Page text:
This article is the first in a multi-part series on microservices (micro-services) anti-patterns.
There are several benefits to carving up very large applications into service-oriented architectures. These benefits can include many of the following:
- Higher availability through fault isolation
- Higher organizational scalability through lower coordination
- Lower cost of development through lower overhead (coordination)
- Faster time to market achieved again through lower overhead of coordination
- Higher scalability through the ability to independently scale services
- Lower cost of operations (cost of goods sold) through independent scalability
- Lower latency/response time through better cacheability
The above should be considered only a partial list. See our articles on the AKF Scale Cube, and when you should split services for more information.
In order to achieve any of the above benefits, you must be very careful to avoid common mistakes.
Most of the failures that we see in microservices stem from a lack of understanding of the multiplicative effect of failure or “MEF”. Put simply, MEF indicates that the availability of any solution in series is a product of the availability of all components in that series.
Service A has an availability calculated by the product of its constituent parts. Those parts include all of the software and infrastructure necessary to run service A. The server availability, the application availability, associated library and runtime environment availabilities, operating system availability, virtualization software availability, etc. Let’s say those availabilities somehow achieve a “service” availability of “Five 9s” or 99.999 as measured by duration of outages. To achieve 99.999 we are assuming that we have made the service “highly available” through multiple copies, each being “stateless” in its operation.
Service B has a similar availability calculated in a similar fashion. Again, let’s assume 99.999.
If, for a request from any customer to Service A, Service B must also be called, the two availabilities are multiplied together. The new calculated availability is by definition lower than any service in isolation. We move our availability from 99.999 to 99.998.
When calls in series between services become long, availability starts to decline swiftly and by definition is always much smaller than the lowest availability of any service or the constituent part of any service (e.g. hardware, OS, app, etc).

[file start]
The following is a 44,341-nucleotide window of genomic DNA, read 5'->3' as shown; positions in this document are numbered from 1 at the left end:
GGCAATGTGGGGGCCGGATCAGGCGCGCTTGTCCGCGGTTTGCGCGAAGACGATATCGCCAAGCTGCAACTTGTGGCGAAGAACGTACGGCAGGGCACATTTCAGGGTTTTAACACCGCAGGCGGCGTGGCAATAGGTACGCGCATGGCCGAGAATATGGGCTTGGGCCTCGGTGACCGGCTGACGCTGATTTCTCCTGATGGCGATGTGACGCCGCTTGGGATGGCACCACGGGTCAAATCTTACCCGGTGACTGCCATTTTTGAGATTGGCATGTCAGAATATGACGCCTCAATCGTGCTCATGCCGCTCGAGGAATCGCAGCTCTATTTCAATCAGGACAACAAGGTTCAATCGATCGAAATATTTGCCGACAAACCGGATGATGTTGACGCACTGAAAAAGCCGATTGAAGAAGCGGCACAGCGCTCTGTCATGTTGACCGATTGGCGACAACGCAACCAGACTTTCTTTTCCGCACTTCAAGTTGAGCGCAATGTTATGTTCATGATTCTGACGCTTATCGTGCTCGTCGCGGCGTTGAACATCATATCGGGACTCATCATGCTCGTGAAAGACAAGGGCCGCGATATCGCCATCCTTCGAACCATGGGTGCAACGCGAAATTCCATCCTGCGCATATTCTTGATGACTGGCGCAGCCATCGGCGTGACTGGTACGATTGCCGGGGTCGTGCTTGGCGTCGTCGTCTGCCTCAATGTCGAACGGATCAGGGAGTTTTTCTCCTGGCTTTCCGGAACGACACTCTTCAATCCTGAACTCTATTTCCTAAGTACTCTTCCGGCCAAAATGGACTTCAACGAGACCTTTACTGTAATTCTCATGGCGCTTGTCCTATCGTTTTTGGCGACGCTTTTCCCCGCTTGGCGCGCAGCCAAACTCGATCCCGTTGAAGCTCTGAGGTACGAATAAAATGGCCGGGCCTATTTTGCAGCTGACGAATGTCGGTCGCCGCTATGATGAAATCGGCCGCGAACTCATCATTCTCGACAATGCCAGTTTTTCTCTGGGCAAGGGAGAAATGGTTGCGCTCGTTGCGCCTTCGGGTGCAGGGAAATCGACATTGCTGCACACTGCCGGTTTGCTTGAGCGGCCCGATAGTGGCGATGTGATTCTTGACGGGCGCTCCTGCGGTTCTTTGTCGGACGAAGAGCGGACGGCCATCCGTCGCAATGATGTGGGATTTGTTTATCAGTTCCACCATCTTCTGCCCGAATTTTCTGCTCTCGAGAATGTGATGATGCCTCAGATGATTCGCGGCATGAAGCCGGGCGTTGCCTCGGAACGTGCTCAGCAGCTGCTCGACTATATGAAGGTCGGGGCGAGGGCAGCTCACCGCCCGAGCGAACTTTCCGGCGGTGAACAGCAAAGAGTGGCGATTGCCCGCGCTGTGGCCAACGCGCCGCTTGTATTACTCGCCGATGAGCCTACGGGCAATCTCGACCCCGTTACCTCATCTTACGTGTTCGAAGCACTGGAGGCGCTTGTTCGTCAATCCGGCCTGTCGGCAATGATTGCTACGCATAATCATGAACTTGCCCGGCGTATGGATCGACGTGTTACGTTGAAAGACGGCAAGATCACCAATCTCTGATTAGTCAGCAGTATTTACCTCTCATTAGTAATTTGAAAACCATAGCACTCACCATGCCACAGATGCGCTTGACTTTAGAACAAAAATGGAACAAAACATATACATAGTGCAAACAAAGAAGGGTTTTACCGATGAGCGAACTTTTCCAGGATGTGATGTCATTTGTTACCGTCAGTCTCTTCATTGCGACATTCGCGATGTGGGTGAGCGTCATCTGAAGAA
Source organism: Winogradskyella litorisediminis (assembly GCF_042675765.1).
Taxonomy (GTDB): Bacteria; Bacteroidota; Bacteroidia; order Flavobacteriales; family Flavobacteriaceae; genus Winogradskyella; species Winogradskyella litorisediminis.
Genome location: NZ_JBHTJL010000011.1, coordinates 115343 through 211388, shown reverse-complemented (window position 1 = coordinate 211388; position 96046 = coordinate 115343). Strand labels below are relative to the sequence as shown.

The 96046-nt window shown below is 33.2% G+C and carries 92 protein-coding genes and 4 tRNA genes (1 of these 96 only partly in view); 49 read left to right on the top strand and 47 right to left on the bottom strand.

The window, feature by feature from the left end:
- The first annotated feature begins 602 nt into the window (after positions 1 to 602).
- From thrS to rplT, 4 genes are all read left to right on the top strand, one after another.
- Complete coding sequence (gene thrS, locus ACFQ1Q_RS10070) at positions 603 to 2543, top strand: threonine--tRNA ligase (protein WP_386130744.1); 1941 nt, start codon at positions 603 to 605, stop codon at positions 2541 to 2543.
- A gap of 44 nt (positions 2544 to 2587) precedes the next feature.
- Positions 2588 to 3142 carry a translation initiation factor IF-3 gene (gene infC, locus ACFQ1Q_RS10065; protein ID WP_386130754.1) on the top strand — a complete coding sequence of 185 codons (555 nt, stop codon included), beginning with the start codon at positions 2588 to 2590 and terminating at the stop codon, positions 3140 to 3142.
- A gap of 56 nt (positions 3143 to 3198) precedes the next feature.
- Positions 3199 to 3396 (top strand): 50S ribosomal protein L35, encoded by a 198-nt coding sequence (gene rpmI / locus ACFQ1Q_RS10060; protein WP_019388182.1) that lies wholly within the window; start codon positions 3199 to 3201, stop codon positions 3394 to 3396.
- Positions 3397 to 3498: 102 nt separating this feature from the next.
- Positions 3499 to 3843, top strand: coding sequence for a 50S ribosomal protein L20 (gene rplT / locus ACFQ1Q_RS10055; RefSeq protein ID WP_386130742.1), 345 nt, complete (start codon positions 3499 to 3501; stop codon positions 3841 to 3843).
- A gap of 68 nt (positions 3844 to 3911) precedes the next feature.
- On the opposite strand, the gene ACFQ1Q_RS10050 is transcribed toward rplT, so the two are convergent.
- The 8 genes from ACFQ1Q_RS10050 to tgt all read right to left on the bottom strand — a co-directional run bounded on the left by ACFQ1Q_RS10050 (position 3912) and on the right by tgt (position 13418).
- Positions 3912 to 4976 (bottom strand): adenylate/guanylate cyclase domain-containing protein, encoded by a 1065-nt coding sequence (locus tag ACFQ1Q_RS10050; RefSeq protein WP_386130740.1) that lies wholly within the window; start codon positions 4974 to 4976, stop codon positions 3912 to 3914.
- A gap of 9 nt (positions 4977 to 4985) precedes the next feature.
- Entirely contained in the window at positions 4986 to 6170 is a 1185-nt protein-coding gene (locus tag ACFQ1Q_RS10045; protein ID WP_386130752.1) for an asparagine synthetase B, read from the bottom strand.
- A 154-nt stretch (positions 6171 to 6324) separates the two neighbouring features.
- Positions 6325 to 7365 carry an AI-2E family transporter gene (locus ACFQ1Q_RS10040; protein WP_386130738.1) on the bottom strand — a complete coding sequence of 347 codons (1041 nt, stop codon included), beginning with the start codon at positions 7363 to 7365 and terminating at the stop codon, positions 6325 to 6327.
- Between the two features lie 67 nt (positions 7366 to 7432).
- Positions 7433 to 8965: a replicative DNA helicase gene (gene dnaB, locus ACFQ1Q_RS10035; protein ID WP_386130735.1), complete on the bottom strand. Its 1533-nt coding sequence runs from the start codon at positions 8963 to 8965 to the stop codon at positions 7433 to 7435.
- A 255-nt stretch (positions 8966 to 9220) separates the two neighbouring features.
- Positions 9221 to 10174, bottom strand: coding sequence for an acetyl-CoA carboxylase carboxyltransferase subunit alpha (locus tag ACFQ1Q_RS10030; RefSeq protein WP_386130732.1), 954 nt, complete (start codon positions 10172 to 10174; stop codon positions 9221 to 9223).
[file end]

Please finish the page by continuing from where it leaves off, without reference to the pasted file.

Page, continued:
This creates our first anti-pattern. Just as bulbs in the old serially wired Christmas Tree lights would cause an entire string to fail, so does any service failure cause the entire call stream to fail. Hence multiple names for this first anti-pattern: Christmas Tree Light Anti-Pattern, Microservice Calls in Series Anti-Pattern, etc.
The multiplicative effect of failure sometimes is worse with slowly responding solutions than with failures themselves. We can easily respond from failures through “heartbeat” transactions. But slow responses are more difficult. While we can use circuit breaker constructs such as hystrix switches – these assume that we know the threshold under which our call string will break. Unfortunately, under intense flash load situations (unforeseen high demand), small spikes in demand can cause failure scenarios.
One pattern to resolve the above issue is to employ true asynchronous messaging between services. To make this effective, the requesting service must not care whether it receives a response. This service must be capable of responding to a request without receiving any downstream response. Unfortunately, this solution only works in some cases such as the case where service B is returning data that adds value to service A. One such example is a recommendation engine that returns other items a user might like to purchase. The absence of service B responding to A’s request for recommendations is unfortunate, but doesn’t eliminate the value of A’s response completely.
While the above pattern can resolve some use-cases, it doesn’t resolve most of them. Most often downstream services are doing more than “modifying” value for the calling service: they are providing specific necessary functions. These functions may be mail services, print services, data access services, or even component parts of a value stream such as “add to cart” and “compute tax” during checkout.
In these cases, we believe in employing the Libraries for Depth pattern.
Of course, each of the libraries also represents a constituent part that may fail for any call – but the number of moving parts for each constituent part decreases significantly relative to another service call. For instance, no network interface is required, no additional host and virtual VM is employed during the call, etc. Additionally, call latency goes down without network interfaces.
The most common complaint about this pattern is that development teams cannot release independently. But, as we all know, this problem has been fixed for quite some time with Unix, Linux and Windows dynamically loadable libraries (dlls, dls) and the like.